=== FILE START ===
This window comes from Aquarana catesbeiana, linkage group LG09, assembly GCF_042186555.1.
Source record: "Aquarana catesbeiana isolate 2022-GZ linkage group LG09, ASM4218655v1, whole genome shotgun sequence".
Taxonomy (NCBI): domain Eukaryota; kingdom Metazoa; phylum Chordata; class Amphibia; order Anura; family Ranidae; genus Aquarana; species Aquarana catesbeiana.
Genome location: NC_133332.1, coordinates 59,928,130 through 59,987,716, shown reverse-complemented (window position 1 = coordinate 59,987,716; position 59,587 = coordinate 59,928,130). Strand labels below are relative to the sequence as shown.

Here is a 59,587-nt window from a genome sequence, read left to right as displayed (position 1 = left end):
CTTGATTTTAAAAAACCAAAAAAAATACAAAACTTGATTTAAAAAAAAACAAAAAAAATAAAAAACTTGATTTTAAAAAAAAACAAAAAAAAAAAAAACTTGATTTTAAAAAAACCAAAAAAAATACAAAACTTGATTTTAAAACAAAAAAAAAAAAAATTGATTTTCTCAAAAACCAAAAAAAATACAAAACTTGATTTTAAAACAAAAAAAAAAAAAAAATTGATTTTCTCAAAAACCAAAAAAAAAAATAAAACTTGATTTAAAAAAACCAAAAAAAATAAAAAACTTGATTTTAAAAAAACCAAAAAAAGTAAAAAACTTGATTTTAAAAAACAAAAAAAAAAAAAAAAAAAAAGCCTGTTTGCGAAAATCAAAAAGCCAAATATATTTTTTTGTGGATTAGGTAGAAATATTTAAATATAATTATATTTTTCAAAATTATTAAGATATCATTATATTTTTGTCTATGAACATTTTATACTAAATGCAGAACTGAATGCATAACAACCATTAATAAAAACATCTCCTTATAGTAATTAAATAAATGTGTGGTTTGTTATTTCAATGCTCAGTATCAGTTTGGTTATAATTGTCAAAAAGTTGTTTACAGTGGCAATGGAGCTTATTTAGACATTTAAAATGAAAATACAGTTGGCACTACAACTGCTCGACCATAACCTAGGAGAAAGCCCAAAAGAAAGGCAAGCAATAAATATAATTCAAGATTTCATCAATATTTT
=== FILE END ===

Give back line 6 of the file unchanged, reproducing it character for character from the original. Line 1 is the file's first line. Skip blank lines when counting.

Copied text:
CTTGATTTTAAAAAACCAAAAAAAATACAAAACTTGATTTAAAAAAAAACAAAAAAAATAAAAAACTTGATTTTAAAAAAAAACAAAAAAAAAAAAAACTTGATTTTAAAAAAACCAAAAAAAATACAAAACTTGATTTTAAAACAAAAAAAAAAAAAATTGATTTTCTCAAAAACCAAAAAAAATACAAAACTTGATTTTAAAACAAAAAAAAAAAAAAAATTGATTTTCTCAAAAACCAAAAAAAAAAATAAAACTTGATTTAAAAAAACCAAAAAAAATAAAAAACTTGATTTTAAAAAAACCAAAAAAAGTAAAAAACTTGATTTTAAAAAACAAAAAAAAAAAAAAAAAAAAAGCCTGTTTGCGAAAATCAAAAAGCCAAATATATTTTTTTGTGGATTAGGTAGAAATATTTAAATATAATTATATTTTTCAAAATTATTAAGATATCATTATATTTTTGTCTATGAACATTTTATACTAAATGCAGAACTGAATGCATAACAACCATTAATAAAAACATCTCCTTATAGTAATTAAATAAATGTGTGGTTTGTTATTTCAATGCTCAGTATCAGTTTGGTTATAATTGTCAAAAAGTTGTTTACAGTGGCAATGGAGCTTATTTAGACATTTAAAATGAAAATACAGTTGGCACTACAACTGCTCGACCATAACCTAGGAGAAAGCCCAAAAGAAAGGCAAGCAATAAATATAATTCAAGATTTCATCAATATTTT